Restored Version 2017 - International Premiere
Suddenly in Dark Night
South Korea, 1981, 100’, Korean
Directed by: Go Yeong-nam
Script: Yoon Sam-yook
Photography (color): Jeong Pil-si
Editing: Hyun Dong-choon
Art Direction: Jo Gyeong-hwan
Music: Choi Jong-hyuk
Producer: Seo Hyun
Cast: Kim Young-ae, Yoon Il-bong, Lee Gi-seon, Hyun Hye-ri, Kim Geun-hee
Date of First Release in Territory: July 17th, 1981
Seon-hee (Kim Young-ae), the wife of a wealthy butterfly researcher (Yoon Il-bong) is pleased to hear that her husband has contracted a new maid. The girl (Lee Gi-seon) is young and pretty, though she comes with a tragic past: her mother, a shaman, perished in a house fire not long earlier. The couple and their daughter welcome the orphaned young woman into their home, but Seon-hee starts to have misgivings when she sees a strange wooden doll that the maid has brought with her. For several weeks she has been having nightmares and visions about this very same doll.
Korean horror films from the 70s and 80s can be memorable, fascinating, and at times even cute, but they are rarely frightening. Suddenly in Dark Night is an exception. As with Kim Ki-young’s The Housemaid (1960) and its subsequent remakes, director Go Yeong-nam locates the film’s horror within the space of a happy, wealthy family home that is breached from the outside. Nonetheless, he takes the film in very different directions than that pursued by Kim. The result is a peculiar psychological study built on the wife’s suspicions, that beguiles the viewer right up to its bizarre closing image.
Director Go Yeong-nam – Korea’s most prolific director ever with 110 films to his credit – has a good feel for how to create tension from precise editing and the patient accumulation of eye-catching details. Actress Kim Young-ae (who had a long, successful career right up until her untimely death in 2017) also gives a convincing performance as the panicked wife. Even as the tension ratchets up, her fears seem plausible, which makes the film all that much more effective.
On another level, an aspect of the film that is just as unsettling as its horror elements is its voyeuristic focus on the young maid. When the camera isn’t in the bathtub with her, it is peering up her skirt and lingering over her body. This isn’t exactly unmotivated – the wife’s suspicions that her husband is lusting after the maid are a central driving force of the plot. But intentionally or not, this voyeurism makes the film twice as creepy to watch.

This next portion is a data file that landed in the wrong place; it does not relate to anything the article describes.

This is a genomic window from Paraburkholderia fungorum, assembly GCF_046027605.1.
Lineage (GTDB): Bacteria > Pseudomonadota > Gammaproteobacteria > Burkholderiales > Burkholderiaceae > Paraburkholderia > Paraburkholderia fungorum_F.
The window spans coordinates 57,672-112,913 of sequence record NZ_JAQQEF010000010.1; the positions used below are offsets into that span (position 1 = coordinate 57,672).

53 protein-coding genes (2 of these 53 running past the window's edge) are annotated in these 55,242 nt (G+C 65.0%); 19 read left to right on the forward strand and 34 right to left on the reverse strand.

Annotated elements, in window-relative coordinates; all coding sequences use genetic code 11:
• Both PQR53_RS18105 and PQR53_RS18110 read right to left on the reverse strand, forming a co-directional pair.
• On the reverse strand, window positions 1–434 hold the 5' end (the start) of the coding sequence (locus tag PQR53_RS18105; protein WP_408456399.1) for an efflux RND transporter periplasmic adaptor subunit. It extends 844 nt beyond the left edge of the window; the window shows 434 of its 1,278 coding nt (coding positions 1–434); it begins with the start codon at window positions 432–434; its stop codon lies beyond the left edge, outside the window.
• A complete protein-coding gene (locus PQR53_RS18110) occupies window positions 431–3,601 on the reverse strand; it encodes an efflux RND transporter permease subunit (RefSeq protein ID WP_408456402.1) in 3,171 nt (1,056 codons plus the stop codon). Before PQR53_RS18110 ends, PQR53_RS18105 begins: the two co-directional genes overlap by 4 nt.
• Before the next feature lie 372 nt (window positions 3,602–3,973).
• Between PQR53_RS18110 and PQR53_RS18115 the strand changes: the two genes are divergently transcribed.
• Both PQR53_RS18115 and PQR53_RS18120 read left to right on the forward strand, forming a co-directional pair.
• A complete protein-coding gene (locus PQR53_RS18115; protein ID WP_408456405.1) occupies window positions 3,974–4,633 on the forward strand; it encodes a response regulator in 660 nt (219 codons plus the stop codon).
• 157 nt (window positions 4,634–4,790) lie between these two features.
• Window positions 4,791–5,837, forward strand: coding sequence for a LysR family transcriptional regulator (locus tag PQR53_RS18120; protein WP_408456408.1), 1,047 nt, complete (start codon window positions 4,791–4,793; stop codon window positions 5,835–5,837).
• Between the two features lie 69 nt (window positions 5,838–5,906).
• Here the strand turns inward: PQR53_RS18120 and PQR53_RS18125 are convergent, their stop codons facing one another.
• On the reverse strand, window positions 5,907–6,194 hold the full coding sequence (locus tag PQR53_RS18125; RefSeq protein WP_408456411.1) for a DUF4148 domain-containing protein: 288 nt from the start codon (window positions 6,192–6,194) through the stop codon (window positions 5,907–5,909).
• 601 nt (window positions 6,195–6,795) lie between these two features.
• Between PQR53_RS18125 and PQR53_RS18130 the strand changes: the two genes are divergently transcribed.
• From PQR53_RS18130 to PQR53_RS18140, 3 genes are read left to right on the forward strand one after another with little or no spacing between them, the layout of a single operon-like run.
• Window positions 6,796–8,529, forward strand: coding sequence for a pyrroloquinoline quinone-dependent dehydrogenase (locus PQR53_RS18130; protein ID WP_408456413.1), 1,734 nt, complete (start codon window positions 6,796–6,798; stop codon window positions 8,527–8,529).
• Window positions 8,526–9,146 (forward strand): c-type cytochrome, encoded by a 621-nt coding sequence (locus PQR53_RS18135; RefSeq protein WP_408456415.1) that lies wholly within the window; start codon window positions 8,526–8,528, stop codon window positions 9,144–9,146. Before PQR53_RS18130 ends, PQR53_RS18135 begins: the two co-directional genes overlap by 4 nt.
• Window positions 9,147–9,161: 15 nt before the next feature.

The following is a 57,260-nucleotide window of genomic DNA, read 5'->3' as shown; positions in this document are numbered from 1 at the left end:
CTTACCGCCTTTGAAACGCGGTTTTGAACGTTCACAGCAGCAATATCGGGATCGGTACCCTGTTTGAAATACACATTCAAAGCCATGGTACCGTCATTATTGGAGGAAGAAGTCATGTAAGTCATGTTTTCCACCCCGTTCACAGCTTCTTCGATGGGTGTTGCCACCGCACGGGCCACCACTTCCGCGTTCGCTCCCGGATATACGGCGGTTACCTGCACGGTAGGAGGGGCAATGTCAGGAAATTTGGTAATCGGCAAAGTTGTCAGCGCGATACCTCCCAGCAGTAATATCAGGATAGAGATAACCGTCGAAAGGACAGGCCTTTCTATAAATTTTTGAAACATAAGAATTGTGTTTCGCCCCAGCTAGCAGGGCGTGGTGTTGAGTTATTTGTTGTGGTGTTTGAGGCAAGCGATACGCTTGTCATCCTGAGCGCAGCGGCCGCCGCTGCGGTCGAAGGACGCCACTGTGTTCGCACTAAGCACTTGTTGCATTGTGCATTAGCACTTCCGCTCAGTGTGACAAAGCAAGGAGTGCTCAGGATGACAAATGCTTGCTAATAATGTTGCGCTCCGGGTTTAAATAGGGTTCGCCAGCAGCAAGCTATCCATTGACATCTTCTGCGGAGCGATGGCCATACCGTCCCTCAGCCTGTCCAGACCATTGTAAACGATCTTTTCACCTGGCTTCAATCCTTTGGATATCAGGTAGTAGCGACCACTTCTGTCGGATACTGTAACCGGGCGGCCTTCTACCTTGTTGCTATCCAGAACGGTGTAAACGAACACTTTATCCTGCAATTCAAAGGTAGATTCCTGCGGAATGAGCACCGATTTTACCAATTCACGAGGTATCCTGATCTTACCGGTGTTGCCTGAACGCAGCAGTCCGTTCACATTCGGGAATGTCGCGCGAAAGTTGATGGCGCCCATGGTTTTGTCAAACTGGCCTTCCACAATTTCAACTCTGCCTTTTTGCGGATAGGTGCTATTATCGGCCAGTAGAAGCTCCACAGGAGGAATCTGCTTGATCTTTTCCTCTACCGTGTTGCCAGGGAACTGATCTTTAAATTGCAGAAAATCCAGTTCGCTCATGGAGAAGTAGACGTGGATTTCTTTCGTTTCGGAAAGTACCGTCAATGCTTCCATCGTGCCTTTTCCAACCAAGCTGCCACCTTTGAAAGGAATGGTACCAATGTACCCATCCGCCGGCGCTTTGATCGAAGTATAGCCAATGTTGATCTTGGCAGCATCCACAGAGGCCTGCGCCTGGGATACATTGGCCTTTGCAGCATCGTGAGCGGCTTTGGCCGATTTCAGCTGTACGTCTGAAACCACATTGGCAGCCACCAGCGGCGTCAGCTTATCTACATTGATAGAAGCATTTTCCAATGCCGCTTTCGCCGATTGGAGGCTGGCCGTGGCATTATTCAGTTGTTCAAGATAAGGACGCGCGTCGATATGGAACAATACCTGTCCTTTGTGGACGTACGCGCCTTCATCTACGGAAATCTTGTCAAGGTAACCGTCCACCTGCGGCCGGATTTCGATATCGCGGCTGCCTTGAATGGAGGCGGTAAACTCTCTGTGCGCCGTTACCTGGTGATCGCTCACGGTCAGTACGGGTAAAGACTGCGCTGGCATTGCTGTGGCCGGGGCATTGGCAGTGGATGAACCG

Suddenly in Dark Night was little seen or remembered in the couple decades after its release, but then audiences began to re-discover it in retrospective screenings at the Korean Film Archive. As word spread of its uniqueness and intensity, it gained more and more fans, eventually motivating the film archive to carry out a 4K digital restoration in 2017. Given that the film’s bold color scheme is one of its most memorable qualities, today’s viewers can enjoy the work as never before.
Born in 1935, Go Yeong-nam started work as a stage actor and then served as an assistant to director Jo Geung-ha. He made his directing debut in 1964 with The Lost Sun, and over the next three and a half decades he would direct 110 feature films, more than any other Korean director. Although he worked in all genres, he was best known for his melodramas and action films. His most famous work is The Shower (1978), based on a well-known novella. Go Yeong-nam passed away of lung cancer in 2003.
1964 – The Lost Sun
1977 – The Land of Snow
1978 – The Shower
1981 – Suddenly in Dark Night
1990 – Korean Connection
2000 – Picture Diary